Maps Of Bounded Rationality: A Perspective On Intuitive Judgment And Choice
Prize Lecture, December 8, 2002
Princeton University, Department of Psychology, Princeton, NJ 08544, USA.
The work cited by the Nobel committee was done jointly with the late Amos Tversky (1937–1996) during a long and unusually close collaboration.
Together, we explored the psychology of intuitive beliefs and choices and examined their bounded rationality. This essay presents a current perspective on the three major topics of our joint work: heuristics of judgment, risky choice, and framing effects. In all three domains we studied intuitions – thoughts and preferences that come to mind quickly and without much reflection.
I review the older research and some recent developments in light of two ideas that have become central to social-cognitive psychology in the intervening decades: the notion that thoughts differ in a dimension of accessibility – some come to mind much more easily than others – and the distinction between intuitive and deliberate thought processes.
Section 1 distinguishes two generic modes of cognitive function: an intuitive mode in which judgments and decisions are made automatically and rapidly, and a controlled mode, which is deliberate and slower. Section 2 describes the factors that determine the relative accessibility of different judgments and responses. Section 3 explains framing effects in terms of differential salience and accessibility. Section 4 relates prospect theory to the general proposition that changes and differences are more accessible than absolute values. Section 5 reviews an attribute substitution model of heuristic judgment. Section 6 describes a particular family of heuristics, called prototype heuristics. Section 7 concludes with a review of the argument.
1. Daniel Kahneman: Intuition And Accessibility
From its earliest days, the research that Tversky and I conducted was guided by the idea that intuitive judgments occupy a position – perhaps corresponding to evolutionary history – between the automatic operations of perception and the deliberate operations of reasoning. Our first joint article examined systematic errors in the casual statistical judgments of statistically sophisticated researchers (Tversky & Kahneman, 1971). Remarkably, the intuitive judgments of these experts did not conform to statistical principles with which they were thoroughly familiar. In particular, their intuitive statistical inferences and their estimates of statistical power showed a striking lack of sensitivity to the effects of sample size. We were impressed by the persistence of discrepancies between statistical intuition and statistical knowledge, which we observed both in ourselves and in our colleagues. We were also impressed by the fact that significant research decisions, such as the choice of sample size for an experiment, are routinely guided by the flawed intuitions of people who know better. In the terminology that became accepted much later, we held a two-system view, which distinguished intuition from reasoning. Our research focused on errors of intuition, which we studied both for their intrinsic interest and for their value as diagnostic indicators of cognitive mechanisms.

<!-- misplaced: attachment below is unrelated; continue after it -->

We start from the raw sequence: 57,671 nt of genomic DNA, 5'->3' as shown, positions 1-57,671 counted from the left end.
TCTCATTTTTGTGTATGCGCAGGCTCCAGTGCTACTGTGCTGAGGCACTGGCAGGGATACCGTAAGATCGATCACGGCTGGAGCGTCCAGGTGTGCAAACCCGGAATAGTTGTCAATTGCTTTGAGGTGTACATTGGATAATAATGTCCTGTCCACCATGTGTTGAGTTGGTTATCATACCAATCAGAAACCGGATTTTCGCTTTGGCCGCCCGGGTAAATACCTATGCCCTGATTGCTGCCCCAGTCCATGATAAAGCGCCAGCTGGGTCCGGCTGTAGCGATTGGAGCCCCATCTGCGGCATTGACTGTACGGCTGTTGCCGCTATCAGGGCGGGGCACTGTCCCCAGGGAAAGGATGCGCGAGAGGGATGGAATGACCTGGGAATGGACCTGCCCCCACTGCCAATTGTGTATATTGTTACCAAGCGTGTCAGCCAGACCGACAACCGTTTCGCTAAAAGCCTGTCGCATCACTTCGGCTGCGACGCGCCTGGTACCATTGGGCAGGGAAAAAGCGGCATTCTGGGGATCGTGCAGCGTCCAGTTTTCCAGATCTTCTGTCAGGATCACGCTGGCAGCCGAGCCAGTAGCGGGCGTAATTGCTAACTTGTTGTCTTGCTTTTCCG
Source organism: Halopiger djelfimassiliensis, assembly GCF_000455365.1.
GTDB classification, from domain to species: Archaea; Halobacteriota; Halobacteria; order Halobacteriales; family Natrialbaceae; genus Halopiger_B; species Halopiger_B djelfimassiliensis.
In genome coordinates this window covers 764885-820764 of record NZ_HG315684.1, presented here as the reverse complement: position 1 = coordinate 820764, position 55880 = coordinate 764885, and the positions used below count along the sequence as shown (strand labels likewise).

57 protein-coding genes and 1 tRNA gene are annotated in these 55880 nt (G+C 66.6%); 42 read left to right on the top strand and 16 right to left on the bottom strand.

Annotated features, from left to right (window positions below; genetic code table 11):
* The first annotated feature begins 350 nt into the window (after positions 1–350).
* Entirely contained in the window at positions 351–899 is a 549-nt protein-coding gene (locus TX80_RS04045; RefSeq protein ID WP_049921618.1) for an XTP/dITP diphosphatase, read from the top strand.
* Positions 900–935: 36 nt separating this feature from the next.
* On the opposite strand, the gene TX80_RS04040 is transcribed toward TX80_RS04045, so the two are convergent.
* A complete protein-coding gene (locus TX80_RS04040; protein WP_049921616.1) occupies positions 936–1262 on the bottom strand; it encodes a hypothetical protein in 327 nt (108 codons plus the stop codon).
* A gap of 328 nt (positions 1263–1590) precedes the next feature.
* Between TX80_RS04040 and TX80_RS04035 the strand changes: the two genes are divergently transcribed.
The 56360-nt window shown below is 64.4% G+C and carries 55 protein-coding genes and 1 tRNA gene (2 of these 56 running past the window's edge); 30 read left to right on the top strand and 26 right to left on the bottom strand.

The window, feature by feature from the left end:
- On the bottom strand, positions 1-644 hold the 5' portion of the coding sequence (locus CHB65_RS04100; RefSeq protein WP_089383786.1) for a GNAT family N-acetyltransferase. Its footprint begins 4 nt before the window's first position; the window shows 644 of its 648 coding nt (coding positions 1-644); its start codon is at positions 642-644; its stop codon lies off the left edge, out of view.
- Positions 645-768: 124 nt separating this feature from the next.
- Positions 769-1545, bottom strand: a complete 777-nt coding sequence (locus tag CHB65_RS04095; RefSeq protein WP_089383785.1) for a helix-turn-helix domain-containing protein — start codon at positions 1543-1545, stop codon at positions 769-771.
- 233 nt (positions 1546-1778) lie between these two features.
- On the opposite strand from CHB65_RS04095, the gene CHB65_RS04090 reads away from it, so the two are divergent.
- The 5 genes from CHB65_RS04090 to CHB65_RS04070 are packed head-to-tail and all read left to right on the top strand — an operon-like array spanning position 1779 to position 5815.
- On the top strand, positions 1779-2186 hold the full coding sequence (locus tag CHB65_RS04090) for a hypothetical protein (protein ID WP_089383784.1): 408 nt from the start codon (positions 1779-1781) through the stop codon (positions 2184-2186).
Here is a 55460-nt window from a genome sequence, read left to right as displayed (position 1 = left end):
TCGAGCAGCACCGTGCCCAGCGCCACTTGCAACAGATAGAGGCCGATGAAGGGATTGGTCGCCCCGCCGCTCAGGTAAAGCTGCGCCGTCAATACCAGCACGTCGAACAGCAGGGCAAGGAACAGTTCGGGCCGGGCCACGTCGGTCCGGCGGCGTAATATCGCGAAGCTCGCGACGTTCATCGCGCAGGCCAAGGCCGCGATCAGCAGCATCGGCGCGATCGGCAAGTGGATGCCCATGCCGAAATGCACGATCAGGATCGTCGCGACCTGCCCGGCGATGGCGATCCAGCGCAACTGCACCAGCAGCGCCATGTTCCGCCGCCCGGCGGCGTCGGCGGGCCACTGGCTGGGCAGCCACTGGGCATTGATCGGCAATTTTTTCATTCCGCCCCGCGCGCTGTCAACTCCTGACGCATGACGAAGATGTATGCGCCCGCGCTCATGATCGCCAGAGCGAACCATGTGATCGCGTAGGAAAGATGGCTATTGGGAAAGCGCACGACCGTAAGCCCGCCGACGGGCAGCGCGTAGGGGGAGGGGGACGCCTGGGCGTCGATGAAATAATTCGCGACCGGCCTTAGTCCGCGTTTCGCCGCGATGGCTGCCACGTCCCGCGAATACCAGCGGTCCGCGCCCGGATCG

Daniel Kahneman: The two-system view
The distinction between intuition and reasoning has been a topic of considerable interest in the intervening decades (among many others, see Epstein, 1994; Hammond, 1996; Jacoby, 1981, 1996; and numerous models collected by Chaiken & Trope, 1999; for comprehensive reviews of intuition, see Hogarth, 2002; Myers, 2002). In particular, the differences between the two modes of thought have been invoked in attempts to organize seemingly contradictory results in studies of judgment under uncertainty (Kahneman & Frederick, 2002; Sloman, 1996, 2002; Stanovich, 1999; Stanovich & West, 2002). There is considerable agreement on the characteristics that distinguish the two types of cognitive processes, which Stanovich and West (2000) labeled System 1 and System 2.
The scheme shown in Figure 1 summarizes these characteristics: The operations of System 1 are fast, automatic, effortless, associative, and difficult to control or modify. The operations of System 2 are slower, serial, effortful, and deliberately controlled; they are also relatively flexible and potentially rule-governed. As indicated in Figure 1, the operating characteristics of System 1 are similar to the features of perceptual processes. On the other hand, as Figure 1 also shows, the operations of System 1, like those of System 2, are not restricted to the processing of current stimulation. Intuitive judgments deal with concepts as well as with percepts, and can be evoked by language.